This is but the latest in a long litany of lament over the aging of the church. Some blame a secular society; some blame traditional approaches to ministry; some blame new forms of individualism that lead Christian young adults away from institutions in general.
Can someone who has pastored for over twenty years offer something from the trenches?
The natural flow of the church is to skew old. Left to itself, that is what it will do. It will age. You take your hand off of that wheel, and that is what will happen. I know of one large, innovative church that is well-known in leadership circles that watched its median age from its youthful beginnings from the seventies go from the twenties, to the thirties, to the forties, to the…well, you get the point. Every decade, the people got, on average, a decade older. And they were a church known for ongoing innovation!
But it wasn't innovation that was the problem.
I had a wake-up call on this a few years ago. I was asked to speak at one of the largest and fastest-growing churches in the United States, made up almost entirely of twentysomethings - NewSpring Church in Anderson, South Carolina. The pastor, Perry Noble, is a former student of mine. He tells people I gave him the kick in the pants he needed to start a church. I think he just needs someone to blame.
But I will never forget standing with Perry, waiting to speak, and seeing the band that took the stage, and the people who filled the seats. Instantly it hit me: "Meck has become old." That was hard to think, because we were known in our early years as being the "young" church, the "hip" church, the "cutting-edge" church.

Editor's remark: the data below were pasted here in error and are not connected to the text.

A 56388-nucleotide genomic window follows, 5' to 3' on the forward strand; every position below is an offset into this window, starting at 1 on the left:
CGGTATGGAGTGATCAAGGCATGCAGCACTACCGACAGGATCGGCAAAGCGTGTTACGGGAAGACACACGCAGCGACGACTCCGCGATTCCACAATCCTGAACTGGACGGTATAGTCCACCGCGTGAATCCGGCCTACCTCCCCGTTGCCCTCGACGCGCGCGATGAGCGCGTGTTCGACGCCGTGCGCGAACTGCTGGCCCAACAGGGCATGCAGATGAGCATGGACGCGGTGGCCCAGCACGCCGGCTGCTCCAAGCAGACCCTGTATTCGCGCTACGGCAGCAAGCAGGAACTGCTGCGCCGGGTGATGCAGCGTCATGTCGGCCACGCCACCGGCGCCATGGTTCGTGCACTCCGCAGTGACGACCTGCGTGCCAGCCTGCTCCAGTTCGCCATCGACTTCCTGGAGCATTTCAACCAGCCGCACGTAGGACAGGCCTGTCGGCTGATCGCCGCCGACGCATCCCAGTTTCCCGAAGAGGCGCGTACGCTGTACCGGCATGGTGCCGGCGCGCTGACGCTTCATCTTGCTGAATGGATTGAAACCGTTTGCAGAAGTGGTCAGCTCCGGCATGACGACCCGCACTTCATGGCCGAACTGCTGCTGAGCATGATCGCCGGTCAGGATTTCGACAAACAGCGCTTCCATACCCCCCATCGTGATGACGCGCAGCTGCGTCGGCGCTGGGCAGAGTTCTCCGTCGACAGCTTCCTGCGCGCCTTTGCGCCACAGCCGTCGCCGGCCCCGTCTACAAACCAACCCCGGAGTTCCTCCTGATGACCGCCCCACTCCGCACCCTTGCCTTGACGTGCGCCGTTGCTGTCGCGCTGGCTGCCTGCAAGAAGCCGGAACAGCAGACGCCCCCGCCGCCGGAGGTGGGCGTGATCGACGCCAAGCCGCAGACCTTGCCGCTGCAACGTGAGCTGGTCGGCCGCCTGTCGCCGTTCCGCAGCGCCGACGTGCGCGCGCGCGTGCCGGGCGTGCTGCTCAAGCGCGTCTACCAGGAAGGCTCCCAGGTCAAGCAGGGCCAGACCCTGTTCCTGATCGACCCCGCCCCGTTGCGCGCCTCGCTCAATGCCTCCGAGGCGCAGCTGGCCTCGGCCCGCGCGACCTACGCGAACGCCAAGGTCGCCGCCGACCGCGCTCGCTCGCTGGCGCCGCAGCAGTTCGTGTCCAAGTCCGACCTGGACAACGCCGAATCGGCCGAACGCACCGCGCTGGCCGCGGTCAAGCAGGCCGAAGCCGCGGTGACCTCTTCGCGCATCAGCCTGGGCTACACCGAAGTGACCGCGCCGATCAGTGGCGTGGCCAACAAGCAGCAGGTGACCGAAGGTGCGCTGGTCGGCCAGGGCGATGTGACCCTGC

Now I was watching another church hand me my lunch.
I went back to my church the next weekend, and it was as if God wanted to hammer it home. Though it was a bit of a fluke, every person on stage that weekend was in their forties, save two - they were in their fifties. I was the youngest person on the stage that day, and I'm no spring chicken. The irony is that we were still fairly young as a church - mostly folks in their thirties.
Right then and there I made a vow: we will not grow old! If the natural flow of the church is to skew older, then that means the leadership of the church has to invest a disproportionate amount of energy and intentionality in growing younger. Much like the natural flow of the church is also to turn inward, and demands a disproportionate amount of energy to stay outward-focused. I had always known that one; it was the skewing younger one that crept up on me.
Mecklenburg Community Church is now younger than it has ever been in its entire existence, growing faster than it has ever grown, and reaching more unchurched people than ever before.
And one of the big reasons was the commitment to stay forever young.
So what did we do? There are three headlines:
1. To attract young adults, you have to hire young adults. It seems simple enough, but it's often overlooked. Very few churches intentionally hire people in their twenties. But without twenty-something staff, you are cut-off from that generation's culture. And not just in terms of contemporary culture, but in terms of technology, which these days is heavily oriented toward new forms of communication. So if you don't know a tweet from a text, or the Ting-Tings from the Kings of Leon, then you need to hire some folks who do.